Scottish Play-Offs: Group A

Our first play-off group is now live, meaning that you have a chance to vote! Click here to listen to the podcast episode for Group A where we compare Constantine II, Malcolm III, Alexander III and James II or read on to get an overview of how they compare. If you already know who you want to vote for, the link to the survey is just below:

Play-Off Recap

You can find out more about the Scottish Rex Factor Play-Offs here. However, to summarise…

We had thirteen monarchs in the Scottish series to be awarded the Rex Factor. To even the numbers up, our top seed (Robert the Bruce) has been given a bye straight into the Grand Final. To decide who will join him, there are three groups of four monarchs with the winner from each group going through to the final. To decide who gets there, we will be combing the electoral colleges of Ali, Graham and you (the rest of the world!)

If you’ve listened to the Group A podcast or have already made your mind up, then you can vote for who you want to win Group A here, but if you want to refresh your memory, here’s the lowdown on the four monarchs asking for your vote in Group A – will it be Constantine II, Malcolm III, Alexander III or James II?

Constantine II (900-43)

When Constantine became king in 900, Scotland was not yet fully formed as the nation we know today, the royal dynasty was in a precarious position having just been restored after a coup and there were Vikings on the prowl. A weak reign could have proved fatal for the fledgling dynasty, but thankfully Constantine was anything but. In 904, he defeated the Vikings, expelling them from Scotland, then two years later reunited the warring factions in Scotland with a ceremony at Scone. He then established the territory of Bernicia (northern Northumbria – Bamburgh) as a buffer zone between Scotland and the Vikings in York until they were united by a common threat. England was also coming into existence under Athelstan, who had imperial ambitions over the whole island. He expelled the Vikings from York in 927 and they sought Constantine’s protection, leading to Athelstan invading Scotland in 934. Constantine led a grand alliance of Scots, Britons and Vikings against the Saxons, culminating in the epic battle of Brunanburh in 937. Athelstan was victorious but Constantine survived to see Athelstan die in 939 and York fall to the Vikings soon after, re-establishing a buffer between England and Scotland. Now an old man, Constantine abdicated in 943 and retired to become an abbot, dying in 952 at the age of 78 with Scotland now a recognisable country and identity.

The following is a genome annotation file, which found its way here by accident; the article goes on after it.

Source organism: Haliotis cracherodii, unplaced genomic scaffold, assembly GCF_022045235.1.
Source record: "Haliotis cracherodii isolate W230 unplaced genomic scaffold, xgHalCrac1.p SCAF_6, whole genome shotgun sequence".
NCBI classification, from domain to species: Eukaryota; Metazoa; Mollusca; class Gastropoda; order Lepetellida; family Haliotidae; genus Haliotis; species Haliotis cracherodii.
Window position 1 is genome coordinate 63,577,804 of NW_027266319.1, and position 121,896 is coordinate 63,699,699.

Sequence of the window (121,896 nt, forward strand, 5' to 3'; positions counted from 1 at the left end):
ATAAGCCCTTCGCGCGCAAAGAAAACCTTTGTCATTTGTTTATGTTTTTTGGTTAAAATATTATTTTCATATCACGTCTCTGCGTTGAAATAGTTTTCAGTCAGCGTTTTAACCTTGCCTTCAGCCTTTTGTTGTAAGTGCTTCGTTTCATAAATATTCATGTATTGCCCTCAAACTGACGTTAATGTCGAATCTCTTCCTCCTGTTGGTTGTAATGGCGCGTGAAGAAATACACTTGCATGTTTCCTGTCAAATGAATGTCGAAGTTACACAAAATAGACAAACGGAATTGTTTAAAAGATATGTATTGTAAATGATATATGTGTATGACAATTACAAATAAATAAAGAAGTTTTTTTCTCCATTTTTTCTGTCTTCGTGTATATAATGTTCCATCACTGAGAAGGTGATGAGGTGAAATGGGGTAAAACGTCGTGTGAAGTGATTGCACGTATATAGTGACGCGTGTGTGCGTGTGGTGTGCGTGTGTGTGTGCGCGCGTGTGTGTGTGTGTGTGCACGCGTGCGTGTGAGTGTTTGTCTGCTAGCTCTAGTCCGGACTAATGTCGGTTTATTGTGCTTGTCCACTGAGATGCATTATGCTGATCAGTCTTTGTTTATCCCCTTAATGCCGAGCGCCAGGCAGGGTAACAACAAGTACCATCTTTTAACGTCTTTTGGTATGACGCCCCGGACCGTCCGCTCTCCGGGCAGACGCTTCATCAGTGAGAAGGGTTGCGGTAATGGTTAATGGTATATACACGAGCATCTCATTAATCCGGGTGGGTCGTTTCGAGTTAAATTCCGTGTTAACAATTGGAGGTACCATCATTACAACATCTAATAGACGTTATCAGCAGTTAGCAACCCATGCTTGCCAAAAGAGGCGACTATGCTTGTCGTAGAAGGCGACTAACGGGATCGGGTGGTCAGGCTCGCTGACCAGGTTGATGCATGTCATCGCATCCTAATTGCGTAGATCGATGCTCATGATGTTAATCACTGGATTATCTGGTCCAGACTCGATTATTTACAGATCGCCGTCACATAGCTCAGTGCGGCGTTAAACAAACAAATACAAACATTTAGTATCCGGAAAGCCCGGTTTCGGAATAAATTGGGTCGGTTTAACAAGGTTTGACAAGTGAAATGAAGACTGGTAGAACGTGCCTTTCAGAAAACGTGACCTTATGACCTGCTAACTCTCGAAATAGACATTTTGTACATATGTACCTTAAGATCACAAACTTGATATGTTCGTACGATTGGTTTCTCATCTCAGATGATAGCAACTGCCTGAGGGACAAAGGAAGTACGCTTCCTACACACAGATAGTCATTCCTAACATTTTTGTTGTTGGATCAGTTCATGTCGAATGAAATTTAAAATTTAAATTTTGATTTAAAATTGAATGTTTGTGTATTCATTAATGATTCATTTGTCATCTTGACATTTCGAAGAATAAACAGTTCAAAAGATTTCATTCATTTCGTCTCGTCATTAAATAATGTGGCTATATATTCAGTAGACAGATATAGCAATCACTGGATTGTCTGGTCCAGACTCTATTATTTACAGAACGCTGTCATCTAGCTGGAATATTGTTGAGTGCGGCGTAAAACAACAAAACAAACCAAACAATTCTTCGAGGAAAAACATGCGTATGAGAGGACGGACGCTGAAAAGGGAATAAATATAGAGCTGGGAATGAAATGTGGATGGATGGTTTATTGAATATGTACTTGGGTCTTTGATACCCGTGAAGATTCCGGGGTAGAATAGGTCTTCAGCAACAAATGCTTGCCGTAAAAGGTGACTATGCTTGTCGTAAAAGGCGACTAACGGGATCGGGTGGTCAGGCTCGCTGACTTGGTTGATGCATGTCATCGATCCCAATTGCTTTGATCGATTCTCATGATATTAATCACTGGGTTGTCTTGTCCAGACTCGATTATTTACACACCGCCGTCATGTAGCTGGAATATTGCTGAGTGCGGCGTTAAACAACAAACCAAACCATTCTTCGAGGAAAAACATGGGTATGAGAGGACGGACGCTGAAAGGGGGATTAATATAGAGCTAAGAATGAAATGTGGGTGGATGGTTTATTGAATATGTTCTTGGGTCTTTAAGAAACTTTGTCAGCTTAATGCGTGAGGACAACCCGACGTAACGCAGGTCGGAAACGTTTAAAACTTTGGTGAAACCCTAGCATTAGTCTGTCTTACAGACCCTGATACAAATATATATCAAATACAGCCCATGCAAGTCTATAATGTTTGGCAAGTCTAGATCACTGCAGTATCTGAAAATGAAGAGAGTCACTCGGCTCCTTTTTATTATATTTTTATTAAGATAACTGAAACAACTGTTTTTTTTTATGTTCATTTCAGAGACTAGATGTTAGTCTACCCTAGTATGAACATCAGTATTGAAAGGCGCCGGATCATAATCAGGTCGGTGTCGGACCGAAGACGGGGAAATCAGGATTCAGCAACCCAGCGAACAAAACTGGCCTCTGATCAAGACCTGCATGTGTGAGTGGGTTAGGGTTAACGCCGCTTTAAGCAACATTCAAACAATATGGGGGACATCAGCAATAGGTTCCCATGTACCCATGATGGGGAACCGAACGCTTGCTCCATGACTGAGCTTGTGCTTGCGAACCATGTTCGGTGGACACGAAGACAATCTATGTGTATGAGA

Click here to read Constantine II’s full blog entry, or click here to listen to his own podcast episode.

Malcolm III (1058-1093)

Malcolm’s life began in peril after his father, Duncan, was murdered by Macbeth in 1035. Malcolm went into exile (possibly in Orkney where he married the widow of Jarl Thorfinn the Mighty), returning in 1057 to kill first Macbeth and then, in 1058, Macbeth’s stepson, Lulach. This would prove to be a turbulent period in England with the dramatic year of 1066 seeing three major battles and the Norman conquest of England. Malcolm had links to Harald Hardrada but stayed out of trouble until the last Saxon prince, Edgar the Aetheling, was shipwrecked in Scotland along with his mother and sisters. Malcolm gave him refuge and married his sister, Margaret, who helped introduce major reforms to Scotland’s church and court, bringing it into line with the more sophisticated courts of Europe. It also brought Malcolm into conflict with the Normans, as he was not only sheltering Edgar, he also conducted numerous raids into Northumbria and gave his sons royal Saxon names. He was made to submit by William the Conqueror, but had a cheeky tendency to wait until William left the country at which point he would launch another raid. However, his luck ran out when he came into conflict with William Rufus, with Malcolm being killed in an ambush in 1093 while besieging Alnwick Castle.

Click here to read Malcolm III’s full blog entry, or click here to listen to his own podcast episode.

Alexander III (1249-86)